Saturday, October 20, 2018

SCOTUS Kicks Arbitration Case

This month, the U.S. Supreme Court kicked a Kindred Healthcare arbitration case, declining to review the case for a second time. Last year, the High Court sided with Kindred in Kindred Nursing Ctrs. LP v. Clark, which related to whether an arbitration agreement signed by a Power Of Attorney (POA) is enforceable if not granted explicit permission to sign such a document in the POA. Kindred petitioned for certiorari this time arguing the Kentucky Supreme Court failed to adhere to the decision in its favor. The long term care provider asserted the state refused to honor the Justices’ interpretation of the Federal Arbitration Act (FAA). The state court declined to honor the arbitration agreement signed by power of attorney, without the nursing home resident giving express authority to sign away the right to a trial. The nursing home relied on two provisions in the power of attorney, one giving power to demand or collect money and institute legal proceedings, and another giving the power to make contracts “in relation to both real and personal property.” The court found that the arbitration agreement “was not the enforcement…of something then due or to become due” “nor was it the making of a contract…pertaining to” property. As a result, “that aspect of the Extendicare decision remains undisturbed.” The case rejected by the Supreme Court was one of three others consolidated under Clark, and was bounced back to Kentucky. Interestingly, the Kentucky high court just became the first state to find employers may not require employees to sign arbitration agreements as a condition of their employment, indicating a hostility toward FAA preemption and the arbitration process that may bleed over into this area of law as well. See more here-- https://bit.ly/2S2Wzsx and https://bit.ly/2R28ju1

Sunday, September 30, 2018

SCOTUS of Just 8 Consider Arbitrability

This week, a U.S. Supreme Court of just eight justices will hear New Prime Inc. v. Oliveira including the matter of whether a dispute over applicability of the Federal Arbitration Act's (FAA) Section 1 exemption is an arbitrability issue that must be resolved in arbitration pursuant to a valid delegation clause. Importantly, this case may resolve whether such applicability of the FAA is a question for the arbitrator or the judge. Several of the Supreme Court’s recent cases suggest that an arbitrator’s authority includes not only resolving of the dispute, but also determining the extent to which any particular dispute falls within our authority as arbitrators. Interestingly, retired Justice Kennedy was one of five justices commonly in the majority when arbitration cases were decided by a 5-4 vote. An even panel of justices must now decide how activity in this case, which involves an exception from the FAA for “contracts of employment of seamen, railroad employees, or any other class of workers engaged in foreign or interstate commerce," will be determined. The underlying facts concern individuals who drive the trucks carrying goods consigned to trucking companies documenting drivers as independent contractors rather than employees. For example, if that exception does not apply, then long-haul truck drivers are back in the conventional domain of the FAA. The actual text of the FAA, however, does not exempt all transportation “employees.” Rather, it exempts “contracts of employment” of transportation employees. Oral argument is scheduled October 3rd. See more here-- https://bit.ly/2OZyZec and https://bit.ly/2HVjWiB and https://bit.ly/2OteZDM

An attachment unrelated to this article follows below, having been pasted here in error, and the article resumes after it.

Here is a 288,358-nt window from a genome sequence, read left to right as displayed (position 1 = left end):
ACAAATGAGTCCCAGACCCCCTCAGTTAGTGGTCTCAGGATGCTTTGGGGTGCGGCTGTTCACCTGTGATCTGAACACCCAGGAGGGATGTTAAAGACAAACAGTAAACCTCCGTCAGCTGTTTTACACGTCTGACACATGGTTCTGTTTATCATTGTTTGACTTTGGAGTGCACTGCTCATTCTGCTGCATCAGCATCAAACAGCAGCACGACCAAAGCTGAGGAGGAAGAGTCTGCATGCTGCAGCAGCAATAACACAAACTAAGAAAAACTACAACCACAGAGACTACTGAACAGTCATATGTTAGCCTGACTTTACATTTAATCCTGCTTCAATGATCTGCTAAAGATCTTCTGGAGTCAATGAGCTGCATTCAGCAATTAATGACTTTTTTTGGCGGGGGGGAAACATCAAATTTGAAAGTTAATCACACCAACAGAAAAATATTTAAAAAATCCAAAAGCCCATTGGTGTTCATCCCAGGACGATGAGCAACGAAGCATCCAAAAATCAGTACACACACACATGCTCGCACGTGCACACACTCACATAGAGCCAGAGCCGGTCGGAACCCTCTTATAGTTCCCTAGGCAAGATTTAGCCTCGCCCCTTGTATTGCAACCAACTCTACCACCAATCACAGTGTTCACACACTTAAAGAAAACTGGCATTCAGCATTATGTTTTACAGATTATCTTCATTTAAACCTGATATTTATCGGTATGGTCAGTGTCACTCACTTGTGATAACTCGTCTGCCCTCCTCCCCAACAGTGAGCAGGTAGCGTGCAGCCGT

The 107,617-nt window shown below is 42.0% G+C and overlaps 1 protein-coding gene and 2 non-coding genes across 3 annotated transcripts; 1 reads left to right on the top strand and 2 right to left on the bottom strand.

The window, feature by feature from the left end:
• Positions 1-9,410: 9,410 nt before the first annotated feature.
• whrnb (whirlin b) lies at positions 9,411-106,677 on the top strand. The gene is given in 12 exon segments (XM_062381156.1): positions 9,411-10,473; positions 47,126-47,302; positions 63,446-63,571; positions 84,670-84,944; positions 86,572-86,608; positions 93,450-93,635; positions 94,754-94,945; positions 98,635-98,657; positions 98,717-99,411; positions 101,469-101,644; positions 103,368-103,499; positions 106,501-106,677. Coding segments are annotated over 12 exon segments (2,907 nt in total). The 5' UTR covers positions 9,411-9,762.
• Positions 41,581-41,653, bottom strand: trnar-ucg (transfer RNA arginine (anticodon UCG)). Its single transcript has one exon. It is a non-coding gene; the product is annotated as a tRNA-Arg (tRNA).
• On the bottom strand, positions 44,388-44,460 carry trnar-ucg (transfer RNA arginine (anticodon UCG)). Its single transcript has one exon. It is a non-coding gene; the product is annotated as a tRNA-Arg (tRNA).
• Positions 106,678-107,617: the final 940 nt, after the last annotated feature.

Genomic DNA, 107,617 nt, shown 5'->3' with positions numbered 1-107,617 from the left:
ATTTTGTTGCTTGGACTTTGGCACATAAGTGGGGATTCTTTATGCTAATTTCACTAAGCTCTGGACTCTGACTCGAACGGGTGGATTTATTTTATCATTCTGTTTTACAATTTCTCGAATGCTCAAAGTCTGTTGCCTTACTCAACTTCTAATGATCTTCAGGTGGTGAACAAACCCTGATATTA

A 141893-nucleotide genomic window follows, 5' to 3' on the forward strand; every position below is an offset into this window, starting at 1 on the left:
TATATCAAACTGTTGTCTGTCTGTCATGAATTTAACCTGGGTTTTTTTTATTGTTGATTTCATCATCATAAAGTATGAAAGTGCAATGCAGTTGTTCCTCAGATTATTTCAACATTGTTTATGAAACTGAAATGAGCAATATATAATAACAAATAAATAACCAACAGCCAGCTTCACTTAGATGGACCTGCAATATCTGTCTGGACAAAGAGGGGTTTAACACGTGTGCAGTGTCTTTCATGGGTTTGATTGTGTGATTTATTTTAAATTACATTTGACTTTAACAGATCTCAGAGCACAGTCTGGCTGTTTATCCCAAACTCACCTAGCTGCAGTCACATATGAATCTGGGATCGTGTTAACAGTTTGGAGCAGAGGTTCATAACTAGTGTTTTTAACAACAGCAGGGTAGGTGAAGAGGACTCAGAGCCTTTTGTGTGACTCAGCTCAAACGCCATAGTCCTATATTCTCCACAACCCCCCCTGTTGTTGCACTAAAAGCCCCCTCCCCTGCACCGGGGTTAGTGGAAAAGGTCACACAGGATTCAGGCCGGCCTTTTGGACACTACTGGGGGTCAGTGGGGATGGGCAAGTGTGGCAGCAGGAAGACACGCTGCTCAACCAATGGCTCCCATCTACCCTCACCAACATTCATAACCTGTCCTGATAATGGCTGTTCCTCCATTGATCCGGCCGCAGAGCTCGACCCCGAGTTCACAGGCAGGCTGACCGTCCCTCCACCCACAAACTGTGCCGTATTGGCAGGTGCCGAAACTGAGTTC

Wednesday, September 26, 2018

Mediation Law Changes Coming to Cali

Interestingly, a new California law that will take effect next year requires mediation participants to essentially sign an informed consent. Revised Evidence Code section 1129 will require a lawyer to make sure their client understands the implications of California's legal protections for mediation communications, before the client agrees to mediate. If the client has already agreed to mediation before seeking counsel, say by signing a contract with a mediation clause, consultation will be still required as soon as possible after engaging counsel. A Mediation Disclosure Notification and Acknowledgment is to be signed essentially outlining that communications, negotiations, or settlement offers in the course of a mediation must remain confidential. The ADR Section of The Florida Bar was recently considering the outstanding issue (currently in the hands of the ADR Rules & Policy Committee of The Supreme Court of Florida) of mediators possibly being required to be certified to mediate court connected cases in Florida. In that discussion, those advocating against are confusing self-determination in choosing a mediator with self-determination of the actual outcome of a settlement. During this debate, we wondered aloud whether such conversations regarding the process take place often enough with counsel in the detail required here, or whether the elements of an opening found in our certified mediator rules suffice. The new law smartly includes language that mediator’s report, opinion, recommendation, or finding about what occurred in a mediation may not be submitted to or considered by a court or another adjudicative body. This would alleviate a problem, though infrequent, of subpoenaing mediators to court in enforcement actions which certainly compromises our neutrality and mostly results in our being excused from such proceedings. See full article from Mediate.com here-- https://bit.ly/2QYWh5v and amended statutory language here-- https://bit.ly/2p4ozPq